Perhaps King Eric's most far-ranging act was the introduction of the Sound Dues (Øresundtolden) in 1429, which was to last until 1857. It consisted of the payment of sound dues by all ships wishing to enter or leave the Baltic Sea passing through the Sound; to help enforce his demands, King Eric built Kronborg Castle, a powerful fortress at the narrowest point in the Sound. This resulted in the control of all navigation through the Sound, and thus secured a large stable income for his kingdom that made it relatively rich, and which made the town of Elsinore flower. It showed his interest in Danish trade and naval power, but also permanently challenged the other Baltic powers, especially the Hanseatic cities against which he also fought. From 1426 to 1435, he was at war with the German Hanseatic League and Holstein. The Hanseats and Holsteiners attacked Copenhagen in 1428, and King Eric left the city while his wife Queen Philippa managed the defence of the capital.
During the 1430s, the policy of the King fell apart. In 1434, the farmers and mine workers of Sweden began a national and social rebellion which was soon used by the Swedish nobility in order to weaken the power of the King. The Engelbrekt rebellion (1434–1436) was led by Swedish nobleman Engelbrekt Engelbrektsson (c. 1390 – 4 May 1436). The Swedes had been affected by the war with the Hanseatic League (1426–35) which affected trade and disturbed Swedish exports with Schleswig, Holstein, Mecklenburg, and Pomerania. The rebellion caused erosion within the unity of the Kalmar Union, leading to the temporary expulsion of Danish forces from Sweden. In Norway, a subsequent rebellion in 1436 was led by Amund Sigurdsson Bolt (1400–1465). It resulted in a siege of Oslo and Akershus Castle but ended in a ceasefire.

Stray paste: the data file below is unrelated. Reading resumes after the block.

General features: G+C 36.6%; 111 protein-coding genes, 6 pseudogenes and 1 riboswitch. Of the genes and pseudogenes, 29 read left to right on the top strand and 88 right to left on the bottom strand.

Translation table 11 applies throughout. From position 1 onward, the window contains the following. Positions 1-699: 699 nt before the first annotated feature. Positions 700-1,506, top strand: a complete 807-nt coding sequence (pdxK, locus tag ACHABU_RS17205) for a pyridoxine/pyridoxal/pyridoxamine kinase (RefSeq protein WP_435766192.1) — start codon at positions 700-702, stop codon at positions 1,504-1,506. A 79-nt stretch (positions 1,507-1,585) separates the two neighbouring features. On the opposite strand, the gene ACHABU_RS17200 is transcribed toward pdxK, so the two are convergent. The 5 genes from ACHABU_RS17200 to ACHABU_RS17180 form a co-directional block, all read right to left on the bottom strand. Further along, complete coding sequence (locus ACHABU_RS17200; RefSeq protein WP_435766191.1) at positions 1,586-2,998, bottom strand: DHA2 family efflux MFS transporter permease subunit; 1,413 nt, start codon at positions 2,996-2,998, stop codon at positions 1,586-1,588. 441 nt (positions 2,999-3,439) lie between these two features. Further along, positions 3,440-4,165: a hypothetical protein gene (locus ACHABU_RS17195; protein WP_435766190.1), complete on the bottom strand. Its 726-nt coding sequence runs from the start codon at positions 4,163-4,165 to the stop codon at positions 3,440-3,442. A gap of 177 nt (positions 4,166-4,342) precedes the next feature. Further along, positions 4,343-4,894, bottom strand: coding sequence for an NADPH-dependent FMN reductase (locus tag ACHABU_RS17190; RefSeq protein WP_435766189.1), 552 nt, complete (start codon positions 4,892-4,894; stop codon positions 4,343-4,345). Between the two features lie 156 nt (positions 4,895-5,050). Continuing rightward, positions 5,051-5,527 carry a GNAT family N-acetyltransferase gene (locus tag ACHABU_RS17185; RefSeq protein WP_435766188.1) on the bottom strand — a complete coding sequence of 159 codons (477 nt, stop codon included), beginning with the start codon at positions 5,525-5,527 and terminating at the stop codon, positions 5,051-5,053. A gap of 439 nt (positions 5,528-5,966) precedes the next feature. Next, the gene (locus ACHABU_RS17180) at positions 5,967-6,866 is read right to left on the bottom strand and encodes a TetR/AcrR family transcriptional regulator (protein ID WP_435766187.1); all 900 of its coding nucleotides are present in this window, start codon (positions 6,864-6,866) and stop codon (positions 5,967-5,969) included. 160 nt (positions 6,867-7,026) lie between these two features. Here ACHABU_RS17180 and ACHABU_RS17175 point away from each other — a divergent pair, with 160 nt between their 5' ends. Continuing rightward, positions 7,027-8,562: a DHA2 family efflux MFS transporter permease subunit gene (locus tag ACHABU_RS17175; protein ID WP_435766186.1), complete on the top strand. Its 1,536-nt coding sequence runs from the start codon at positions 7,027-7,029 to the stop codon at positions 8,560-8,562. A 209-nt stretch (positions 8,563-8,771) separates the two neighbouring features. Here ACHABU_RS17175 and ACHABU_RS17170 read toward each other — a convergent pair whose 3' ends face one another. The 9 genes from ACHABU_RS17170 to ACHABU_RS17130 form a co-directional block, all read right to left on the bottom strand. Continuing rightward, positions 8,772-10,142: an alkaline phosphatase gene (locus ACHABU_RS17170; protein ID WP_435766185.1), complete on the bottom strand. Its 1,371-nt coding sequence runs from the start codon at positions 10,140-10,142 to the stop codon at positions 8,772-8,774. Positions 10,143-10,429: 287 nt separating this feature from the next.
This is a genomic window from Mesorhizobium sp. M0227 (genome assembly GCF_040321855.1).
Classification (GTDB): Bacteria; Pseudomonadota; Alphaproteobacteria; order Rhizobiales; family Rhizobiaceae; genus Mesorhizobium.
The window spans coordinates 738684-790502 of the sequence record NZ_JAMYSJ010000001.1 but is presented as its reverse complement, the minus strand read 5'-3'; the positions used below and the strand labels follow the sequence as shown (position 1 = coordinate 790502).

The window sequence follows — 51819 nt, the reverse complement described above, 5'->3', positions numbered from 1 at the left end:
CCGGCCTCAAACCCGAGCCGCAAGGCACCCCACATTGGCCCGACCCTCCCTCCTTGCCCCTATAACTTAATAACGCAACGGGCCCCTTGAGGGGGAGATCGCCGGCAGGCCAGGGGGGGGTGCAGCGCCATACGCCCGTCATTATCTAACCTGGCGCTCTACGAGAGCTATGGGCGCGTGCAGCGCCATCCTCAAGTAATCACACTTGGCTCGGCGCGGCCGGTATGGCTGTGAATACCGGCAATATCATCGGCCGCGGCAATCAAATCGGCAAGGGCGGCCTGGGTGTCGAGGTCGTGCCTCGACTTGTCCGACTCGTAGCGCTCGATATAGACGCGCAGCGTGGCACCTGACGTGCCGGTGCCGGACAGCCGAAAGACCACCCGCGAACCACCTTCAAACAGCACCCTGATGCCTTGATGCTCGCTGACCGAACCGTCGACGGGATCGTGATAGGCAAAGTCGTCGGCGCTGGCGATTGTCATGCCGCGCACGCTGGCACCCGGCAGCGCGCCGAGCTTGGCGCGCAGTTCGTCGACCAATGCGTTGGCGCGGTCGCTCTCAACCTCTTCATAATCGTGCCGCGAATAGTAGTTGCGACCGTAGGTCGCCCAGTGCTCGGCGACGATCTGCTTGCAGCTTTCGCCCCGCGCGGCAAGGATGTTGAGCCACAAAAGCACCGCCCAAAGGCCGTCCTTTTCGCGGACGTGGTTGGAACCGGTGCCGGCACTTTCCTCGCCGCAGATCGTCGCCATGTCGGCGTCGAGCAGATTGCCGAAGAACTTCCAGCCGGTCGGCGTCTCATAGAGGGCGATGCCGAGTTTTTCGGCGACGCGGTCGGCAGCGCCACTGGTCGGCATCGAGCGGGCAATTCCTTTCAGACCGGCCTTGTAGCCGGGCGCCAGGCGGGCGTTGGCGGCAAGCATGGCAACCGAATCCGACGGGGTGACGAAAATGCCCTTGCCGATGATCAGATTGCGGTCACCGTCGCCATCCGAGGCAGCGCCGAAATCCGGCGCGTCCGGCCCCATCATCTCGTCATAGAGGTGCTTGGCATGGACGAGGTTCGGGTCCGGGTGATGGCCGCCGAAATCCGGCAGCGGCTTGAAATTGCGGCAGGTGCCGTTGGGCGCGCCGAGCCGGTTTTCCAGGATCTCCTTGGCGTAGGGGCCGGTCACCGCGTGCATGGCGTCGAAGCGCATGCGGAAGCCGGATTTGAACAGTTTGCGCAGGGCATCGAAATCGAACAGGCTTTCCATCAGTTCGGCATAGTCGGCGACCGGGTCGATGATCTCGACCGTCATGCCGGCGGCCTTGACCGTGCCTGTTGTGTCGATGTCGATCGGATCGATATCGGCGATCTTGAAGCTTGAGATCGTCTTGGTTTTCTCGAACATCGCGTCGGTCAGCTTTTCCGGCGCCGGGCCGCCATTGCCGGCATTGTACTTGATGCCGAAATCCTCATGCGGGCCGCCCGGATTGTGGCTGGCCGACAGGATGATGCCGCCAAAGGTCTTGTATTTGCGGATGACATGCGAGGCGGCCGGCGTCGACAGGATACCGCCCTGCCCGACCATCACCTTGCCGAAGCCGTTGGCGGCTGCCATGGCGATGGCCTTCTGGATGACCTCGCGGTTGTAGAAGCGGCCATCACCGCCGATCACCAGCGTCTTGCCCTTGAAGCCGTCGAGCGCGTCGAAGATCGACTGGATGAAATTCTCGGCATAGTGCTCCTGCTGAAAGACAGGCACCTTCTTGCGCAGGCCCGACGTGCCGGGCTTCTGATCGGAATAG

King Eric had to yield to the demands of both the Holsteiners and the Hanseatic League. In April 1435 he signed the peace of Vordingborg with the Hanseatic League and Holstein. Under the terms of the peace agreement, Hanseatic cities were excepted from the Sound Dues and the Duchy of Schleswig was ceded to the count of Holstein. When the Danish nobility subsequently opposed his rule and refused to ratify his choice of Bogislaw IX, Duke of Pomerania as the next King of Denmark, King Eric left Denmark in response and took up permanent residence at Visborg Castle in Gotland, apparently as a kind of a “royal strike”, which led to his deposition by the National Councils of Denmark and Sweden in 1439.
In 1440, King Eric was succeeded by his nephew Christopher of Bavaria who was chosen for the thrones of both Denmark and Sweden. Initially the Norwegian Riksråd remained loyal to him and wanted him to remain king of Norway. In September 1439, Eric had given Sigurd Jonsson the title of drottsete under which he was to rule Norway in the King's name. But with the King isolated in Gotland, the Norwegian nobility also felt compelled to depose Eric in 1440.
At the death of King Christopher in 1448, the next monarch was Eric's kinsman, Christian of Oldenburg (the son of Eric's earlier rival, Count Theodoric of Oldenburg), who succeeded to the throne of Denmark, while Karl Knutsson Bonde succeeded to the throne of Sweden. A rivalry ensued between Charles and Christian for the throne of Norway. In 1450, Karl was forced to relinquish the throne of Norway in favour of King Christian.
Duke of Pomerania
For ten years, Eric lived in Gotland and made his living by piracy against the merchant trade in the Baltic. From 1449–59, Eric succeeded Bogislaw IX as Duke of Pomerania and ruled Pomerania-Rügenwalde, a small partition of the Duchy of Pomerania-Stolp (Polish: Księstwo Słupskie), as "Eric I". He died in 1459 at Darłowo Castle (German: Rügenwalde Castle), and was buried in the Church of St. Mary's at Darłowo in Pomerania.
Titles and styles
- Referring to Eric of Pomerania as King Eric XIII of Sweden—as on an 18th century monument in Landskrona stating that the town was founded by king Erik XIII in 1413—is a later invention, counting backwards from Eric XIV (1560–68), who adopted his numeral according to a fictitious history of Sweden. It is not known how many historical Swedish monarchs were named Eric before this one (at least six were).
- Erik af Pommern in Denmark.
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- Donnelly 1984, p. 328 harvnb error: no target: CITEREFDonnelly1984 (help)
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- "Bogislaw IX". ruegenwalde.com. Retrieved June 1, 2018.
- Erik Opsahl. "Sigurd Jonsson". Norsk biografisk leksikon. Retrieved June 1, 2018.
- Flemberg, Marie-Louise (2014). Filippa: engelsk prinsessa och nordisk unionsdrottning (in Swedish). Stockholm: Santérus. pp. 341 & 434. ISBN 978-91-7359-072-3. SELIBR 14835548.
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- The Encyclopedia Americana. Grolier Inc. 1999.
- Erik 7. af Pommern (Danmarks historie)
- Diplomatarium Norvegicum